A man suing Buffalo Wild Wings over their 'boneless wings' has also sued Tom's Mouthwash, KIND granola, and Hefty recycling bags. An attorney says it's possible he's 'just being annoying.'
A single plaintiff has sued Buffalo Wild Wings and three other companies over the advertising of their products.
An attorney told Insider these cases may be more "annoying" than productive for consumer advocacy.
Another attorney questioned whether the plaintiff had suffered real damages in his class-action suits.
A man who made headlines for suing Buffalo Wild Wings for their advertising has sued a bunch of other companies as well, court records show. The pattern has raised eyebrows among legal experts.
Aimen Halim filed his class-action lawsuit against Buffalo Wild Wings on March 17, claiming its "boneless wings" are actually made of chicken breast, which he said amounts to "deceptive marketing," Insider reported last week.
Court records show that Halim has also filed suits against Colgate-Palmolive, the makers of Tom's Wicked Fresh Mouthwash, which he claims is not as "natural" as advertised. He also filed a similar suit against KIND, arguing the "high in fiber" label on their granola is misleading. And in a since-dismissed case against the makers of Hefty recycling bags, Halim argued that the bags are not actually recyclable.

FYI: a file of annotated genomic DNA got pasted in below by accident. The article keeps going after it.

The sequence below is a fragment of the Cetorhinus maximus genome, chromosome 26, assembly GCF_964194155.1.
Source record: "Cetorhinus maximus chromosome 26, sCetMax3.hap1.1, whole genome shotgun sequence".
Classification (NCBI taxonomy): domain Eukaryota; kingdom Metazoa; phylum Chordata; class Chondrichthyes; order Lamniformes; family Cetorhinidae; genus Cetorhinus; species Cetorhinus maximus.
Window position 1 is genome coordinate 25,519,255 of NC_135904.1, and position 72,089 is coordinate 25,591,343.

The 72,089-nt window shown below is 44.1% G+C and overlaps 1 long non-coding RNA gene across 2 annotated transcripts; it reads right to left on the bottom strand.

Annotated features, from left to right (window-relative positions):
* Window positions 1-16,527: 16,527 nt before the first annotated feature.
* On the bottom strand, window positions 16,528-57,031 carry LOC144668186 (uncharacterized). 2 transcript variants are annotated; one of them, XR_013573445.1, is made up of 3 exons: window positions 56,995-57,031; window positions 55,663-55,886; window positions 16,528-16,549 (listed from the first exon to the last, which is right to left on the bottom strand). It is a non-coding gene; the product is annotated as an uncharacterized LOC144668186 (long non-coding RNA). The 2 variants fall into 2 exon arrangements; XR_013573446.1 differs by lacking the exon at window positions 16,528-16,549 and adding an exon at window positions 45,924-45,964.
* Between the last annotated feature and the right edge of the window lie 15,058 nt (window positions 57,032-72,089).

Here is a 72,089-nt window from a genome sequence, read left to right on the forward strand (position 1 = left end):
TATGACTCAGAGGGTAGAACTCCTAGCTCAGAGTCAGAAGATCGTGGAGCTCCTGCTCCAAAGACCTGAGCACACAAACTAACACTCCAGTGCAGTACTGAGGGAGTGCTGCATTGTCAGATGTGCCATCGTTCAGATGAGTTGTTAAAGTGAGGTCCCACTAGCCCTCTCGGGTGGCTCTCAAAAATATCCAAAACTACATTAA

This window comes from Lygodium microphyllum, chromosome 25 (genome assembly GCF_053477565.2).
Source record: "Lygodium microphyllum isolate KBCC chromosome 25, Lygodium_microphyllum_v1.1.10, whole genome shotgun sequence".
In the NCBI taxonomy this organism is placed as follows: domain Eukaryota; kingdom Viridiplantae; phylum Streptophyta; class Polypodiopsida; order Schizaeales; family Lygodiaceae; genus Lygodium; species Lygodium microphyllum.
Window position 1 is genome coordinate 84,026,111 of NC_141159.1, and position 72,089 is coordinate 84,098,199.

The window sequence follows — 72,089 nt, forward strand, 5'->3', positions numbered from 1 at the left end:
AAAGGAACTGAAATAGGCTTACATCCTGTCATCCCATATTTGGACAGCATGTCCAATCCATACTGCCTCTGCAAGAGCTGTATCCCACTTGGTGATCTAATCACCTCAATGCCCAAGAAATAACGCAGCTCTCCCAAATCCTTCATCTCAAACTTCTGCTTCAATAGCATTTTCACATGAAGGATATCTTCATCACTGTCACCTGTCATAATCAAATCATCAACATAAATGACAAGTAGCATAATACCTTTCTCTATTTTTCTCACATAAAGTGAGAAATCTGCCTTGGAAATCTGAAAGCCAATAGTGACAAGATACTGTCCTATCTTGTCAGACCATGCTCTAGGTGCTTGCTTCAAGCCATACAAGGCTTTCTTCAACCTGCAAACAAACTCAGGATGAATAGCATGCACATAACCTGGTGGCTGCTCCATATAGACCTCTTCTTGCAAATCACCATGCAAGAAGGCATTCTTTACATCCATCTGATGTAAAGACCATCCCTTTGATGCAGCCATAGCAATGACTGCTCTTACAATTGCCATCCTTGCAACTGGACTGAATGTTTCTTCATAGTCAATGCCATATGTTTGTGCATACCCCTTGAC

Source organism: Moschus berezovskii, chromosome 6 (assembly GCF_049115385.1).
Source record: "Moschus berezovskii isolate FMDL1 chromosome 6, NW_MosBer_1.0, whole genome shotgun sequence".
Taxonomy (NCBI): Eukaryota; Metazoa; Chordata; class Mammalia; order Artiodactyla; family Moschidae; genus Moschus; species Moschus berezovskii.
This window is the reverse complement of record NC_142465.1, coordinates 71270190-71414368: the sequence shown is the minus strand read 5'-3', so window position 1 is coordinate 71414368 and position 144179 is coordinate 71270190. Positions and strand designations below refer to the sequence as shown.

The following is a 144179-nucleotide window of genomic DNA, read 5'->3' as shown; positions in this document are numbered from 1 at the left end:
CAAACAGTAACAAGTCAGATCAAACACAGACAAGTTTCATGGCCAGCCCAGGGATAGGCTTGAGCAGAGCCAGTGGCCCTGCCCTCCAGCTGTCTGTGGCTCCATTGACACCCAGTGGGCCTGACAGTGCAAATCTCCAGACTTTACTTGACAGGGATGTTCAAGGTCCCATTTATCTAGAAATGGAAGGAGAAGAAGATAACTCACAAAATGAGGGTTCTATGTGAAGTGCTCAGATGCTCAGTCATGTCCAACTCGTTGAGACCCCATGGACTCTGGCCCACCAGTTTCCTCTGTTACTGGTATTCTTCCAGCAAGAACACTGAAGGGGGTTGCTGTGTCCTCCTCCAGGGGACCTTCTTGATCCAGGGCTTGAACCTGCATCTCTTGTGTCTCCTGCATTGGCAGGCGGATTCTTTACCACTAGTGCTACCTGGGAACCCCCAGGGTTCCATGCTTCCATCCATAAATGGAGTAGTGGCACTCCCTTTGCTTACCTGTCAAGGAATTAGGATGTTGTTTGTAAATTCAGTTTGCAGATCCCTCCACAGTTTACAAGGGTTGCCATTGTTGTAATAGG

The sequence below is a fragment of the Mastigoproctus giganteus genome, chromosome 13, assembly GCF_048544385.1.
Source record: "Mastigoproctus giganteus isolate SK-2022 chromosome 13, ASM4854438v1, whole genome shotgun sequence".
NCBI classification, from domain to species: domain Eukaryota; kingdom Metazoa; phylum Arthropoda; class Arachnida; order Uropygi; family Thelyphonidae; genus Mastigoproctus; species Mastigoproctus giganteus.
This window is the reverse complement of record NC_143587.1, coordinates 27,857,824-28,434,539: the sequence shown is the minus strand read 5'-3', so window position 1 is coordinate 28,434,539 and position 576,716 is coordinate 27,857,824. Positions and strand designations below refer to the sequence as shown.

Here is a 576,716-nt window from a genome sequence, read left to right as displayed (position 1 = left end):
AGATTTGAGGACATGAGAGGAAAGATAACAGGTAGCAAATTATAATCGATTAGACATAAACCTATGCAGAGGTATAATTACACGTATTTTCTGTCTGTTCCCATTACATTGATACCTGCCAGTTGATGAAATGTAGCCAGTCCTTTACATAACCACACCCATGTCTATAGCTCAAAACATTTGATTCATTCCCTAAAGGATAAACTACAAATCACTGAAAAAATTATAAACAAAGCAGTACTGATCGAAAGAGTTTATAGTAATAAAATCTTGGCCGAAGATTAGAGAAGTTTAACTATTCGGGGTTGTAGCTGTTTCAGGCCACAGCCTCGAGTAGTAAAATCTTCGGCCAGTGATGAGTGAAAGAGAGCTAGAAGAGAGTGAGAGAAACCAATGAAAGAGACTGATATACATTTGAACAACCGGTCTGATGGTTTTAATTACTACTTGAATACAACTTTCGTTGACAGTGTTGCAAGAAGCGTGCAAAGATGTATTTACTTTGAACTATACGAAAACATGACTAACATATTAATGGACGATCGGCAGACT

Spokespersons for the three companies did not respond to Insider's request for comment.
Bill Marler, an attorney who specializes in food safety cases but is not associated with Halim's lawsuits, told Insider that these kinds of cases are often unproductive.
"There's a thin line between consumer advocacy and just being annoying," Marler told Insider. "It raises the issue about what's the real purpose here? Is it that they're being a consumer advocate and then extracting fees and costs out of the company to discourage them from doing it again? Or is it just a tool to extract fees and costs out of a company?"
Attorneys representing Halim did not respond to Insider's request for comment.
Neama Rahmani, a formal federal prosecutor, told Insider that class action cases like Halim's "rarely, if ever, go to a jury trial" because the judge has to first decide that the case is appropriate to receive the "class" certification, meaning the case can represent a group of plaintiffs.
Rahmani also said he felt Halim's case against Buffalo Wild Wings was weak because, in order to receive a class certification, damages have to be "substantial."
"You're getting all white meat chicken breast. Have you really suffered any damage?" Rahmani asked.
Rahmani, who is also not associated with any of Halim's lawsuits, said attorneys for Buffalo Wild Wings will likely argue that "no reasonable person would believe that there's actually such a thing as a boneless wing."
"And then, even if there was, the damages have to be substantial," she added.
Marler echoed Rahmani's thoughts, saying Halim's lawsuits are "not cases that I would even touch with a 10-foot legal pole."
"I just think that there's so many other more critical things that you need to litigate," he said. "I'm just not sure this is one of them."
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